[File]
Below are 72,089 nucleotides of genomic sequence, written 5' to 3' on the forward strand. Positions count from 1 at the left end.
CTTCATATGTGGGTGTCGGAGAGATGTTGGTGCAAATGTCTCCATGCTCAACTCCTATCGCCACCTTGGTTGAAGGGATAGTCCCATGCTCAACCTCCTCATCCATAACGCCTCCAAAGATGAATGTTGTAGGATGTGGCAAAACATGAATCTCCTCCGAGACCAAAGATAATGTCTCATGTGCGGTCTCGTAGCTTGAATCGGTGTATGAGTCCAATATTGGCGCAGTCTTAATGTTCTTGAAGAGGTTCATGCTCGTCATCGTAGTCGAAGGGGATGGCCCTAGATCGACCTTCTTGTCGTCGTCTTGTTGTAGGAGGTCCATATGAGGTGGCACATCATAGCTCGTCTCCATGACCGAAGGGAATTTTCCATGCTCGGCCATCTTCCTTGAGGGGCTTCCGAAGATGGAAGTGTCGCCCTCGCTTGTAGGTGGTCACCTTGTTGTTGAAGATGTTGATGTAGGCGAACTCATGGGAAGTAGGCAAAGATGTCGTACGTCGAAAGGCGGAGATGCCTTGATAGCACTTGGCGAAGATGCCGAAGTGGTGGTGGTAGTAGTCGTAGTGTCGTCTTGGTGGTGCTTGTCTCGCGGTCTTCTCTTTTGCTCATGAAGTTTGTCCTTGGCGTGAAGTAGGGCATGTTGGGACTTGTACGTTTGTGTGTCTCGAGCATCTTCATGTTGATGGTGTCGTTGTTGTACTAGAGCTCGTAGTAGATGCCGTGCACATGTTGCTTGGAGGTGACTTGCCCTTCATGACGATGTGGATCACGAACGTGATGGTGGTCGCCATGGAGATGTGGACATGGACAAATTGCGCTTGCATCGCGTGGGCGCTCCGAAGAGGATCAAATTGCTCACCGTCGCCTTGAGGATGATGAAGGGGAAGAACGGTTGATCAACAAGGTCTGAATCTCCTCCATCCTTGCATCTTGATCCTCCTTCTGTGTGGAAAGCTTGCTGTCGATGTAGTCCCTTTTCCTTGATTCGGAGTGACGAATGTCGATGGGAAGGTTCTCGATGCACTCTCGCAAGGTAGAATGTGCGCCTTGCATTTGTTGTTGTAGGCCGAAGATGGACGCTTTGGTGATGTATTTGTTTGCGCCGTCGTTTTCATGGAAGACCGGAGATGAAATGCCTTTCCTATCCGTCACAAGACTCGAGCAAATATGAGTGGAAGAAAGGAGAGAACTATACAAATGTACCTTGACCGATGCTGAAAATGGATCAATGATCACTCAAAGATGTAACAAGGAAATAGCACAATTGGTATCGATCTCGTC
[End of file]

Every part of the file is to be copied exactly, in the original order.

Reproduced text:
Below are 72,089 nucleotides of genomic sequence, written 5' to 3' on the forward strand. Positions count from 1 at the left end.
CTTCATATGTGGGTGTCGGAGAGATGTTGGTGCAAATGTCTCCATGCTCAACTCCTATCGCCACCTTGGTTGAAGGGATAGTCCCATGCTCAACCTCCTCATCCATAACGCCTCCAAAGATGAATGTTGTAGGATGTGGCAAAACATGAATCTCCTCCGAGACCAAAGATAATGTCTCATGTGCGGTCTCGTAGCTTGAATCGGTGTATGAGTCCAATATTGGCGCAGTCTTAATGTTCTTGAAGAGGTTCATGCTCGTCATCGTAGTCGAAGGGGATGGCCCTAGATCGACCTTCTTGTCGTCGTCTTGTTGTAGGAGGTCCATATGAGGTGGCACATCATAGCTCGTCTCCATGACCGAAGGGAATTTTCCATGCTCGGCCATCTTCCTTGAGGGGCTTCCGAAGATGGAAGTGTCGCCCTCGCTTGTAGGTGGTCACCTTGTTGTTGAAGATGTTGATGTAGGCGAACTCATGGGAAGTAGGCAAAGATGTCGTACGTCGAAAGGCGGAGATGCCTTGATAGCACTTGGCGAAGATGCCGAAGTGGTGGTGGTAGTAGTCGTAGTGTCGTCTTGGTGGTGCTTGTCTCGCGGTCTTCTCTTTTGCTCATGAAGTTTGTCCTTGGCGTGAAGTAGGGCATGTTGGGACTTGTACGTTTGTGTGTCTCGAGCATCTTCATGTTGATGGTGTCGTTGTTGTACTAGAGCTCGTAGTAGATGCCGTGCACATGTTGCTTGGAGGTGACTTGCCCTTCATGACGATGTGGATCACGAACGTGATGGTGGTCGCCATGGAGATGTGGACATGGACAAATTGCGCTTGCATCGCGTGGGCGCTCCGAAGAGGATCAAATTGCTCACCGTCGCCTTGAGGATGATGAAGGGGAAGAACGGTTGATCAACAAGGTCTGAATCTCCTCCATCCTTGCATCTTGATCCTCCTTCTGTGTGGAAAGCTTGCTGTCGATGTAGTCCCTTTTCCTTGATTCGGAGTGACGAATGTCGATGGGAAGGTTCTCGATGCACTCTCGCAAGGTAGAATGTGCGCCTTGCATTTGTTGTTGTAGGCCGAAGATGGACGCTTTGGTGATGTATTTGTTTGCGCCGTCGTTTTCATGGAAGACCGGAGATGAAATGCCTTTCCTATCCGTCACAAGACTCGAGCAAATATGAGTGGAAGAAAGGAGAGAACTATACAAATGTACCTTGACCGATGCTGAAAATGGATCAATGATCACTCAAAGATGTAACAAGGAAATAGCACAATTGGTATCGATCTCGTC